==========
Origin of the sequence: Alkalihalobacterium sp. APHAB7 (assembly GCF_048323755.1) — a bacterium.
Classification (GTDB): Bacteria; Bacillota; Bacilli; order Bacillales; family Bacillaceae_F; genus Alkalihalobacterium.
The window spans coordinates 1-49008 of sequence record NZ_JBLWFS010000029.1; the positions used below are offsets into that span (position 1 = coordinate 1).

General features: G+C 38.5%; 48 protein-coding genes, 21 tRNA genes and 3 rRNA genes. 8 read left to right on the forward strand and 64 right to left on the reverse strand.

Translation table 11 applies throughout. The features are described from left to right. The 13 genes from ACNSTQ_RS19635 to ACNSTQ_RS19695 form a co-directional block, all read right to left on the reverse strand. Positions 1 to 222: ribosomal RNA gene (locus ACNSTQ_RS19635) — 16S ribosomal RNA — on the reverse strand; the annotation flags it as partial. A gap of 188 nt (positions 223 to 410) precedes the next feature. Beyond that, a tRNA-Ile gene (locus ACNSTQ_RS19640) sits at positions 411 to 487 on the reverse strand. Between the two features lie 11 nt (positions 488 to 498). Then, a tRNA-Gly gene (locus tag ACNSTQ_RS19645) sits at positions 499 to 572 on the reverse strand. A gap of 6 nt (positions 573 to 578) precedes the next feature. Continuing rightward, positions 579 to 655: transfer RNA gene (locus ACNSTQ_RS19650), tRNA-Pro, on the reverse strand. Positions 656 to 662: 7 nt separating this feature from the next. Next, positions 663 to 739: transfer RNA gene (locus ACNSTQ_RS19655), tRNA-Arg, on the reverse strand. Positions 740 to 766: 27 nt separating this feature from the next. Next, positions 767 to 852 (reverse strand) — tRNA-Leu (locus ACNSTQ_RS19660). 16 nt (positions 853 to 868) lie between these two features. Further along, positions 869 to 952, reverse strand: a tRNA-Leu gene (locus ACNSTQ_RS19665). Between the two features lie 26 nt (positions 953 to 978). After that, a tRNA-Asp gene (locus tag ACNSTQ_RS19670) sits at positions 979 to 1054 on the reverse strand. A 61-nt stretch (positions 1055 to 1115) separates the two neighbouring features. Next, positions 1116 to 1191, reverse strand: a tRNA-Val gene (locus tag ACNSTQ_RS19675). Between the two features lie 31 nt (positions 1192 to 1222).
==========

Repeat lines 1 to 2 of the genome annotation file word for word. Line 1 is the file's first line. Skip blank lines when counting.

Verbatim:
Origin of the sequence: Alkalihalobacterium sp. APHAB7 (assembly GCF_048323755.1) — a bacterium.
Classification (GTDB): Bacteria; Bacillota; Bacilli; order Bacillales; family Bacillaceae_F; genus Alkalihalobacterium.